Pot, Switch or Knob?
Updated: Jun 22, 2019
When I get questions about DIY, the terms "pot", "switch" and "knob" often get mixed up, and I think a small blog post covering the basics will be helpfull.
A standard potentiometer is basically a three legged resistor, which consists of a continious track of resistance, and a viper moving along that track.
That may sound a little abstract, but if we look at a schematic representation of it, it will probably make sense.
The zig-zag line represents the resistance, and the arrow represents the wiper, drawn in the center position. In a 3 pin round potentiometer, it looks like this internally.
If we assume the resistive track is linear and has a total resistance of 10.000 ohm, and we place the wiper in the center, the resistance from 1-2 will be 5.000 ohms, and the resistance from 2-3 will be 5.000 ohms. If we turn the pot counter clockwise, 1-2 will decrease, while 2-3 increases proportionally, and vice versa. The sum of 1,2 + 2,3 will always be identical to the sum of 1-3 (Trace the line from 1-3). Pots are used in most audio gear, and the faders on a mixing desk are really just a pot layed out in a line. They come in different configurations and values for different applications, and the "taper" of the pot dictates how the resistance varies on the travel. Getting into the utility of the different tapers is way beyond the intended scope of this post - suffice to say, we've got options!
A pot is always continuous, but you can buy pots with detents (I offer them for the GssL compressor project), and detents are mechanical stops. This can be as simple as a center detent for pots that needs to feel "settled" in the center position, but you can get pots with a lot more stops (I know of pots with 41 detents). They still have the continuous track and the wiper underneath the operation, though. They are not switches, just because they have stops. Now, the thing about pots is, they aren't very accurate, usually +/-20%, sometimes +/-5% (Yes, even on your expensive hardware units). For some applications, it doesn't really matter, but if we want to match two controls very carefully, we can either go through a batch of pots and select the two closets to each other, or we can use a switch instead! The Switch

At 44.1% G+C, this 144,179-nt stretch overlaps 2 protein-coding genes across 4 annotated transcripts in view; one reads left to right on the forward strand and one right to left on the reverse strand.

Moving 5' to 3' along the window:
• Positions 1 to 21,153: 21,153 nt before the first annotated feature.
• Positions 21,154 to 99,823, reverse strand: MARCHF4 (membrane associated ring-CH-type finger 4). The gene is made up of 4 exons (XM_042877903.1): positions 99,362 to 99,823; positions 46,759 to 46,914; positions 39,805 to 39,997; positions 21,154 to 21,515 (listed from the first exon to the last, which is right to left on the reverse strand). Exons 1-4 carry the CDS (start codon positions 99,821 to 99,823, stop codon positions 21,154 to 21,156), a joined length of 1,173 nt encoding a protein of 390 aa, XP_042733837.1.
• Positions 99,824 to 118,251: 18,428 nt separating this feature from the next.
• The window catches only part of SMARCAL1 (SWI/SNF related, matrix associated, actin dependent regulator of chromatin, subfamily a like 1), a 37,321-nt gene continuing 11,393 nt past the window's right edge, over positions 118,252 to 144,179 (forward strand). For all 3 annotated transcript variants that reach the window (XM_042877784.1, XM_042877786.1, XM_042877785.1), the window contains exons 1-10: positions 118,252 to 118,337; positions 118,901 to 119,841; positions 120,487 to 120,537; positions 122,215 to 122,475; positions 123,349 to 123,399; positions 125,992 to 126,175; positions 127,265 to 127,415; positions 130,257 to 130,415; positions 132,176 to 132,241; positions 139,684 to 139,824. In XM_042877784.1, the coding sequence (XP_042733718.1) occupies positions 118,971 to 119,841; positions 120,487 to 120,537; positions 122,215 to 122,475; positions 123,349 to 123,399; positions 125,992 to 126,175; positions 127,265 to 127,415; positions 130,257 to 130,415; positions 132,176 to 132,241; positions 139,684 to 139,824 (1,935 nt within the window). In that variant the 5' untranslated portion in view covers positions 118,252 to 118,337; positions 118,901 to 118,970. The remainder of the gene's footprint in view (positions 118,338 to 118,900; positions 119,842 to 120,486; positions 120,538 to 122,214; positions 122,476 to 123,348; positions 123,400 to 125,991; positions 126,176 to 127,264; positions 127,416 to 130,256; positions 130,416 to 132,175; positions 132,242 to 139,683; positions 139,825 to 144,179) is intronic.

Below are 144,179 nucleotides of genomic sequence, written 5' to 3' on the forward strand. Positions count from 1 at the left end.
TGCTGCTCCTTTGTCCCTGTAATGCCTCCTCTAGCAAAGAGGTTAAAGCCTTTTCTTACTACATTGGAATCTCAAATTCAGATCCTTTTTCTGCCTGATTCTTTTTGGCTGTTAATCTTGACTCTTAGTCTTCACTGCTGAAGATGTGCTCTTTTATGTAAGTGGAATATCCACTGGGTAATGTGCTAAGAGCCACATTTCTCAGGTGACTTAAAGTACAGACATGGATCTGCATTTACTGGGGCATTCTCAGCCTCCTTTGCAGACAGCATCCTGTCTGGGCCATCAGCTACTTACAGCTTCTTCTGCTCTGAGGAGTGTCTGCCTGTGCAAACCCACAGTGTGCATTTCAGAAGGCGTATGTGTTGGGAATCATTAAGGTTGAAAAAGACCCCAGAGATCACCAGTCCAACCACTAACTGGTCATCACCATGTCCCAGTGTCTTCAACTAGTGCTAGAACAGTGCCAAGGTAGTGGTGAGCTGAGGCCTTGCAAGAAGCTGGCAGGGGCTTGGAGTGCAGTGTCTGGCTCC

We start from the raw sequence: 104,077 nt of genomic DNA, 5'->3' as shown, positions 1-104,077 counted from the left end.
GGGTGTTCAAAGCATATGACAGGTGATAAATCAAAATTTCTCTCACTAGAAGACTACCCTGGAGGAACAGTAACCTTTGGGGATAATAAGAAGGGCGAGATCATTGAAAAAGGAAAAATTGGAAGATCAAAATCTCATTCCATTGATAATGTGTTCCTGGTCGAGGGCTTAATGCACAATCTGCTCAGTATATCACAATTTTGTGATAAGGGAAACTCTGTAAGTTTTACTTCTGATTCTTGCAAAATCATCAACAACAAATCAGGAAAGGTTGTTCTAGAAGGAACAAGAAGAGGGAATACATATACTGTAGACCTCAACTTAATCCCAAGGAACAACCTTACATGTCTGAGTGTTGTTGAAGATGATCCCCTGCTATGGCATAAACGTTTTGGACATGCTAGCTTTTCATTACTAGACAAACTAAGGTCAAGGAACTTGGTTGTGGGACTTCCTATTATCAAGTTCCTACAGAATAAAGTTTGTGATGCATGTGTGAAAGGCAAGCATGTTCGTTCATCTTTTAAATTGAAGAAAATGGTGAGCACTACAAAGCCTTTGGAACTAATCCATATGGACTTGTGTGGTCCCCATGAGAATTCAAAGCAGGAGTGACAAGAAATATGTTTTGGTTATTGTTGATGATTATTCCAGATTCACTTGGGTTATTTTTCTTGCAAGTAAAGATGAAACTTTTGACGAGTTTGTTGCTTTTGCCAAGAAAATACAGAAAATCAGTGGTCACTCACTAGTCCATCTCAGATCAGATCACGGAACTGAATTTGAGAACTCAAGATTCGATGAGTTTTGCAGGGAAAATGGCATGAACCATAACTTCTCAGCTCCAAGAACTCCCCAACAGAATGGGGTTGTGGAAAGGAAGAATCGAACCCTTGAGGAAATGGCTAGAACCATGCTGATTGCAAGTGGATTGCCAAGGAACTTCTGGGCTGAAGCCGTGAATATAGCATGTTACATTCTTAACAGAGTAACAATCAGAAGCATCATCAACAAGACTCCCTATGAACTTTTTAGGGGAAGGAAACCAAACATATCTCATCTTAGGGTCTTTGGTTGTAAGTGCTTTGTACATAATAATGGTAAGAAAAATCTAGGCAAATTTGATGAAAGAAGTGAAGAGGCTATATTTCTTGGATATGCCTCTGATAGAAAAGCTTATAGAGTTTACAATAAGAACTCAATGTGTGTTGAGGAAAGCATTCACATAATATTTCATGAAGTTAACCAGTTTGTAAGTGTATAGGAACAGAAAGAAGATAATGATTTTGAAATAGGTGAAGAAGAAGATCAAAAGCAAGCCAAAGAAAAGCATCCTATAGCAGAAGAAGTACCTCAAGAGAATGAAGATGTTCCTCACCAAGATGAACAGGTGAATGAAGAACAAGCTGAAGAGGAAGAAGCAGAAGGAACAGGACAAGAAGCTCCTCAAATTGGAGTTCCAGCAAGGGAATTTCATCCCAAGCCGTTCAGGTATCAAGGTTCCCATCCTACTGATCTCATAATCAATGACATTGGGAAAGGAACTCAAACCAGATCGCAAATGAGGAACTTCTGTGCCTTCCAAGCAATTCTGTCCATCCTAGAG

The most basic form of a switch is a mechanical device that can make a connection, or avoid making a connection. This is a schematic representation of the simplest switch configuration, called an SPST (Single pole, single throw)
And this is what it looks like in the form of a toggle switch (notice:just two terminals).
To make an SPDT (single point, double throw), to switch between two active connections, we need to add another terminal....Now we can make connection 1, or make connection 2.
Using a switch instead of a pot With an SPDT switch, we can already replace a potentiometer with a switch, so lets use our earlier, imagined 10.000 ohms potentiometer as an example.
We can replace it with an SPDT switch, and a 10.000 ohms resistor, if we solder the resistor across like this!
This corresponds to two settings on the 10.000 ohms linear potentiometer - fully clockwise and fully counterclockwise. One setting has 10.000 ohms on 1-2 and 0 ohms on 2-3, while the other has 10.000 ohms on 2-3, and 0 ohms on 1-2. This would be a pretty lame replacement in most cases, since the resolution is so bad, but fortunately, we can get rotary switches with much more steps, so all we have to do is figure out which values we want available on our steps. The principle is exactly same, no matter how many steps, or different connections, we spread it out on. https://www.instagram.com/p/BrkNWPRl_7H/ Use a Pot or a Switch? Potentiometers are relatively cheap, they take seconds to to install, and they have an infinite amount of settings from end to end, but pots are inaccurate, nearly impossible to match, and pretty though to recall to bring back a previous setting, Switches can be perfectly matched, and recalled, but they are relatively expensive, they take much longer to set up and install, and they have a limited amount of settings within a given range. Knobs? Knobs are what you put on the shaft of rotary switches and pots to grab on to them :)